The League One manager spoke of his frustration, his Premier League counterpart of relief. In many ways it an afternoon for the unexpected at the Riverside, apart that is from the outcome. Middlesbrough progressed, but quite how remains rather baffling.
For Michael Appleton, the over-riding emotion was one of what might have after Oxford came within four minutes of a place in the draw for the sixth round of the FA Cup. A replay and with it the club's furthest progression in the competition since a side containing a certain Ron Atkinson reached that stage 53 years ago beckoned after a stirring second-half comeback saw the League One side wipe out a two goal deficit in the space of 60 dramatic seconds.
They were full value for a second crack at their lofty opponents when substitute Cristhian Stuani, a man with a track record of scoring important goals, popped up at the far post to add another to his collection as he steered home a late winner which rather flattered the hosts. "He's a vital player for us and I don't think he gets the credit he deserves," Aitor Karanka reflected afterwards.
"I thought there was only going to be one team going to win it when we levelled," insisted Appleton, whose side looked in danger of being on the wrong end of an embarrassing scoreline after falling two goals behind 10 minutes before the interval. The Oxford manager added: "I suppose tomorrow at some point I'll probably feel even more proud, but at the moment I'm just really frustrated.
"To concede a goal like we did to lose it was hard to take. In many ways it was a League One goal, not a Premier League goal because they didn't play through us." Fabio crossed, Alvaro Negredo applied an unwitting touch as he wrestled with his marker Curtis Nelson and there was Stuani, scorer of the goal against Brighton here in May which clinched promotion, to apply a close range finish.
"Negredo was grabbing Curtis to stop him attacking the ball so we've got issues with the winning goal," added Appleton, who praised Middlesbrough supporters for the way they stuck with their side in the wake of Oxford's unlikely comeback after the hour. They had every right to question the capitulation as Chris Maguire, a ubiquitous figure throughout a pulsating contest, halved the deficit by curling in a 20 yard free-kick after Phil Edwards had been fouled by Adama Traore.
Barely had Oxford's 3,300 travelling fans had time to compute such a memorable occurrence when Toni Martinez followed up to stab the ball home from six yards after Brad Guzan parried Maguire's shot in the wake of Adam Clayton losing the ball on the edge of the box.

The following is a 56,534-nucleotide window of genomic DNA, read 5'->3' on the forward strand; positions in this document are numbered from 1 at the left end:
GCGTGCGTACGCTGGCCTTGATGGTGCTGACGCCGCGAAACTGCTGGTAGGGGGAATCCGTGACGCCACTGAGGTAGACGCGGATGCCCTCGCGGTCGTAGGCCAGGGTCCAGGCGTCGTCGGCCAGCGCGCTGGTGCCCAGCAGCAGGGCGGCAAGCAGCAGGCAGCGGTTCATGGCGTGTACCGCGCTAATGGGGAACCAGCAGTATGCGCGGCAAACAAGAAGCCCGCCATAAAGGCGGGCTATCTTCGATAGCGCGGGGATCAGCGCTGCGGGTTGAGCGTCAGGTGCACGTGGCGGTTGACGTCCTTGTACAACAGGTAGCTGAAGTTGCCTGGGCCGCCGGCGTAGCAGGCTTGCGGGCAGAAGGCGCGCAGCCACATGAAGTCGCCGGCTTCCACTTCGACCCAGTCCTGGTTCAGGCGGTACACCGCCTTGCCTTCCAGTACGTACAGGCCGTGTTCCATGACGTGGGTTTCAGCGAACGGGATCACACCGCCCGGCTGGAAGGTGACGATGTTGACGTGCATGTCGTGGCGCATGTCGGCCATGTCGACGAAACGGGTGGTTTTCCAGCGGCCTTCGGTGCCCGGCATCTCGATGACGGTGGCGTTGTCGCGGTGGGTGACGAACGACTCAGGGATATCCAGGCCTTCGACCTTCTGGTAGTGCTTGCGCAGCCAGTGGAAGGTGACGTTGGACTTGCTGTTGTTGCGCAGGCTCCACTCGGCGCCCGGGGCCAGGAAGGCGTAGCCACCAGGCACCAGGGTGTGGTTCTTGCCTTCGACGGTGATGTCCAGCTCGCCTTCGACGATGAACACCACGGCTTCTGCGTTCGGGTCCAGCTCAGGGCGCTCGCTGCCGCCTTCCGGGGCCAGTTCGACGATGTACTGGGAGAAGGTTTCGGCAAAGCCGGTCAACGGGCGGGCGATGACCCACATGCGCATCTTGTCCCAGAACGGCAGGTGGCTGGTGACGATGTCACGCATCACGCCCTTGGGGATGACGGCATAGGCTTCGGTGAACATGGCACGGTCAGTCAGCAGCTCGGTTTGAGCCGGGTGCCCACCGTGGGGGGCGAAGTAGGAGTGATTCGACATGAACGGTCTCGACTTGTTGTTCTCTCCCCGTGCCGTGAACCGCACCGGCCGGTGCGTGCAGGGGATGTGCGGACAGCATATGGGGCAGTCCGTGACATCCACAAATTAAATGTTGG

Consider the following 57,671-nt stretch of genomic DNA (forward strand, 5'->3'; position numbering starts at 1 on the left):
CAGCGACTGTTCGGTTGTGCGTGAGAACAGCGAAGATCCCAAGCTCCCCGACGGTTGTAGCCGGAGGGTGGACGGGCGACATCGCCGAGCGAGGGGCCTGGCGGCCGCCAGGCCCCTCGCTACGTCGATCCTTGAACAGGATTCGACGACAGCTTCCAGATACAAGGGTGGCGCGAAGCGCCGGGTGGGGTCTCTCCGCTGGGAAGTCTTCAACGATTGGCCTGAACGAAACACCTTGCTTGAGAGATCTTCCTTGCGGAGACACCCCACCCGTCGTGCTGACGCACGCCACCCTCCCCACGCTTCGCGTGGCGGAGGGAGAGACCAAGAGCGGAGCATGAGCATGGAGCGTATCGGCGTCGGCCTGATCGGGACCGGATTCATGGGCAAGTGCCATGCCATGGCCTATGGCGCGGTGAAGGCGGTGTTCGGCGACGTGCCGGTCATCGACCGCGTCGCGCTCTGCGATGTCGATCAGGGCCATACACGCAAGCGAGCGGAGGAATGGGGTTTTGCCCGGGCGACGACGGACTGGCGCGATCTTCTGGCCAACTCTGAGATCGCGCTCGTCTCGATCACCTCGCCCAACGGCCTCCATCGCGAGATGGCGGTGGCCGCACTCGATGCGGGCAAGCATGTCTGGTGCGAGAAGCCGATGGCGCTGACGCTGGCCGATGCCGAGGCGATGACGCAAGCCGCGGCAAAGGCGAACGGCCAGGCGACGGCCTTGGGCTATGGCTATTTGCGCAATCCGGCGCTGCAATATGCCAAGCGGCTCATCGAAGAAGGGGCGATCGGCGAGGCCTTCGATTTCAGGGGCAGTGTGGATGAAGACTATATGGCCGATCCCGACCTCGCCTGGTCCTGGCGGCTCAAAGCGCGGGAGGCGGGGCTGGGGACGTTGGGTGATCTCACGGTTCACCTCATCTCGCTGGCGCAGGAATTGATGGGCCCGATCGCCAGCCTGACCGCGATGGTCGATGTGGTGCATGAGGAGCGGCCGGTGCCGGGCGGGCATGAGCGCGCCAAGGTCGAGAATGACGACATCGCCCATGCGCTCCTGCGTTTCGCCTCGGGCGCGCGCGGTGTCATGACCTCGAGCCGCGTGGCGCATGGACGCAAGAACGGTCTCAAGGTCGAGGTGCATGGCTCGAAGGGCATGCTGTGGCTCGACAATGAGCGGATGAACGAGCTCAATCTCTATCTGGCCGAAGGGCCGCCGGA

"We had the game completely under control," Karanka insisted as he prepares for Sunday's draw, the first time Middlesbrough have reached this stage in eight years, the season when they last surrendered their top flight status. The Spaniard is confident the club won't pay a similar price for continued progress in the competition this time, and he added: "Credit to Oxford for the way they fought back. It shows the dangers of thinking the game is won."
With a comfortable two-goal lead at the interval, they could be forgiven for thinking just that. The contest swung decisively the way of the Premier League side in two pivotal moments just after the half-hour, when Oxford momentarily thought they had cancelled out Grant Leadbitter's 26th minute penalty courtesy of Maguire's angled drive from 20 yards. Celebrations were short-lived, however, referee Andre Marriner ruling the effort out due to Kane Hemmings' push on Bernardo.
Within two minutes, Middlesbrough had doubled their lead, Rudy Gestede scoring for the first time since a £6m move last month from Aston Villa with a fine scissor kick after Traore's knockback from Fabio's cross found the Middlesbrough forward via a fortuitous deflection off Nelson.
Leadbitter put the hosts ahead from the spot after Maguire's clumsy challenge on Stewart Downing, the midfielder who played an influential role in his side's victory.
Oxford spurned their clearest early opening after barely a minute, Martinez, the forward on loan from West Ham easily brushing-off Bernardo to run through on goal unimpeded before firing straight at Guzan. A simple square pass would have provided Hemmings, who had scored in each of the previous four rounds, with an unguarded net into which to roll his fifth goal of an eventful cup run, the euphoria of which will have to be quickly quelled with Tuesday's trip to Charlton on the horizon in the continued pursuit of what at this stage looks an unlikely quest to secure a play-off place.
"We've got another 16 cup finals to look forward to," insisted Appleton, whose side are also in the semi-finals of the EFL Trophy. "We'll probably need to win 10 of those to have anything to show for our efforts, but if we can string together performances like this, then we can."
Middlesbrough (4-2-3-1): Guzan; Chambers, Ayala, Bernardo, Ayala, Fabio; Clayton; Traore (Stuani 72), Leadbitter; Downing, Fischer (Ramirez 72); Gestede (Negredo 86). Subs: Valdes, Gibson, de Roon, Bamford.
Oxford United (4-4-2): Eastwood; Edwards, Dunkley, Nelson, Johnson; Hall, Lundstram, Ledson, Maguire; Hemmings (McAleny 64), Martinez (Sercombe 85). Subs: Agboola, Skarz, Ruffels, Rothwell, Raglan.
Referee: Andre Marriner (West Midlands)
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